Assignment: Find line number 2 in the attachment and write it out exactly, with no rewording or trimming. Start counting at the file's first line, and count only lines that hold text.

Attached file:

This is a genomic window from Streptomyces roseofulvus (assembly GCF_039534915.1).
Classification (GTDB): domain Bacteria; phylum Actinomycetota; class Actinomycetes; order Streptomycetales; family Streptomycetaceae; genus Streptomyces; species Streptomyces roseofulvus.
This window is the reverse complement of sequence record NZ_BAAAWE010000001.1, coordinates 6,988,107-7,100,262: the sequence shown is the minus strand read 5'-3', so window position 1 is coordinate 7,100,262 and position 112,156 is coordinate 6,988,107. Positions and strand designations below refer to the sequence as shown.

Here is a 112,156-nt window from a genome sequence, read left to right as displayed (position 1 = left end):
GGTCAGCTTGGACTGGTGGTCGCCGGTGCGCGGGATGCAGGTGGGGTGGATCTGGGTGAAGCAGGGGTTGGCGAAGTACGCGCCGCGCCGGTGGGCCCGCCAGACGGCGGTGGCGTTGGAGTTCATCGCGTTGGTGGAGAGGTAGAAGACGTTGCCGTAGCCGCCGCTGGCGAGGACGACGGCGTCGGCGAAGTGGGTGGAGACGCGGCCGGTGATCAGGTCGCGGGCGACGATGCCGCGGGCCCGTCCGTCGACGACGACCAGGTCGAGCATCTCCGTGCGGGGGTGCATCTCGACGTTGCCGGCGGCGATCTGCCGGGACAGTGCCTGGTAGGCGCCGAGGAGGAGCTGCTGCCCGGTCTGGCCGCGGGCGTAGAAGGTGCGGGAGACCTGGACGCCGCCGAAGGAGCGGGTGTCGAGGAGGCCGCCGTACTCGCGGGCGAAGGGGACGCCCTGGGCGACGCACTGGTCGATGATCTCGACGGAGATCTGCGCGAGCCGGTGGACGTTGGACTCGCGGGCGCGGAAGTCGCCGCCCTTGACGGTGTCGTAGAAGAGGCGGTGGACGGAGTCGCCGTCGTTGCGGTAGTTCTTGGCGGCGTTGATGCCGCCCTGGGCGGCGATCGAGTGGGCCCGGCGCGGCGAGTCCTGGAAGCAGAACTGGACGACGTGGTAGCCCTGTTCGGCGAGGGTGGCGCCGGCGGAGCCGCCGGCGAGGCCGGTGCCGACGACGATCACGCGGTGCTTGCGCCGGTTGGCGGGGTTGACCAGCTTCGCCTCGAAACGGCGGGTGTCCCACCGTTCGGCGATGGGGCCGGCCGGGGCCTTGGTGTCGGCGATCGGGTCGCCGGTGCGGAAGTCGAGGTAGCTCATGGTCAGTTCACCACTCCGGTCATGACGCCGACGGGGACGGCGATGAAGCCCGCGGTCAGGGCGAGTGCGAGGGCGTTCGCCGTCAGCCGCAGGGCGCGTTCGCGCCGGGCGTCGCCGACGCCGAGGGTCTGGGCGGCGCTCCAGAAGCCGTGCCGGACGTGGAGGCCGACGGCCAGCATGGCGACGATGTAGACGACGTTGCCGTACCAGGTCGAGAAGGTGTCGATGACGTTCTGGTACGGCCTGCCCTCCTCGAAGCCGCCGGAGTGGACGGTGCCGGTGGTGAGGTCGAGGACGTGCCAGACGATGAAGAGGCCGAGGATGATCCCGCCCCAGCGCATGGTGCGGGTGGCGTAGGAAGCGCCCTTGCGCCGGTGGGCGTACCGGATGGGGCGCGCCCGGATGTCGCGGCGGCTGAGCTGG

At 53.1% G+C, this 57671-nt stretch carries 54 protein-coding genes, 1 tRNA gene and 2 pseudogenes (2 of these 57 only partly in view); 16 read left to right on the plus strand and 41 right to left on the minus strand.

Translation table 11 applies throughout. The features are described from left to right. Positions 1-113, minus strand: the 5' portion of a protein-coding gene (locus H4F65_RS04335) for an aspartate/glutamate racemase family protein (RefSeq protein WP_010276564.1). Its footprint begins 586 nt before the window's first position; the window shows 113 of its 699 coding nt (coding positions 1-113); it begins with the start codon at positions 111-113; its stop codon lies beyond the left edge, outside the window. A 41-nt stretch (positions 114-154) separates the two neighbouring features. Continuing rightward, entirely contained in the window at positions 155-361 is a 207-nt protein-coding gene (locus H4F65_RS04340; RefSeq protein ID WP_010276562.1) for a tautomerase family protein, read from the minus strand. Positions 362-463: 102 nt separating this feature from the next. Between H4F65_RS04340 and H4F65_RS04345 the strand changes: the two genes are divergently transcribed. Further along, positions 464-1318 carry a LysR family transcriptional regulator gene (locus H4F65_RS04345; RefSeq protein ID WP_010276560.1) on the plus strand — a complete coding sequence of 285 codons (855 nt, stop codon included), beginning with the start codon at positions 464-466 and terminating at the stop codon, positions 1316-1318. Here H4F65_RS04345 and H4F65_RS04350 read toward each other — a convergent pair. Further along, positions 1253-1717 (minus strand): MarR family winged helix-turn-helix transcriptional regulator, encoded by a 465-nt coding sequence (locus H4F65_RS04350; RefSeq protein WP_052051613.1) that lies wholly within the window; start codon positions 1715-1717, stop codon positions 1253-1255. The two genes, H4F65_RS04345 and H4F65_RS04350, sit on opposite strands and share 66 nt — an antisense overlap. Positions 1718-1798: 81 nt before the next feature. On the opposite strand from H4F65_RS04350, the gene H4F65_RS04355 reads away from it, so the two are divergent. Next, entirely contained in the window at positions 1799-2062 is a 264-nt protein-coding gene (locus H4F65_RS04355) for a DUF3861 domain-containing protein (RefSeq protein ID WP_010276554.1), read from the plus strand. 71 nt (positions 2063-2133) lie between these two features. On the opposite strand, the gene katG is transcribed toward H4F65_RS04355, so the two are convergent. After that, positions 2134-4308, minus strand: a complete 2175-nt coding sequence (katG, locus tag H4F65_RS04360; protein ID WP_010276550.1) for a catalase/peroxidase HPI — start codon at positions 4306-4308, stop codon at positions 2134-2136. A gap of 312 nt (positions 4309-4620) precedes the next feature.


Classification (GTDB): domain Bacteria; phylum Actinomycetota; class Actinomycetes; order Streptomycetales; family Streptomycetaceae; genus Streptomyces; species Streptomyces roseofulvus.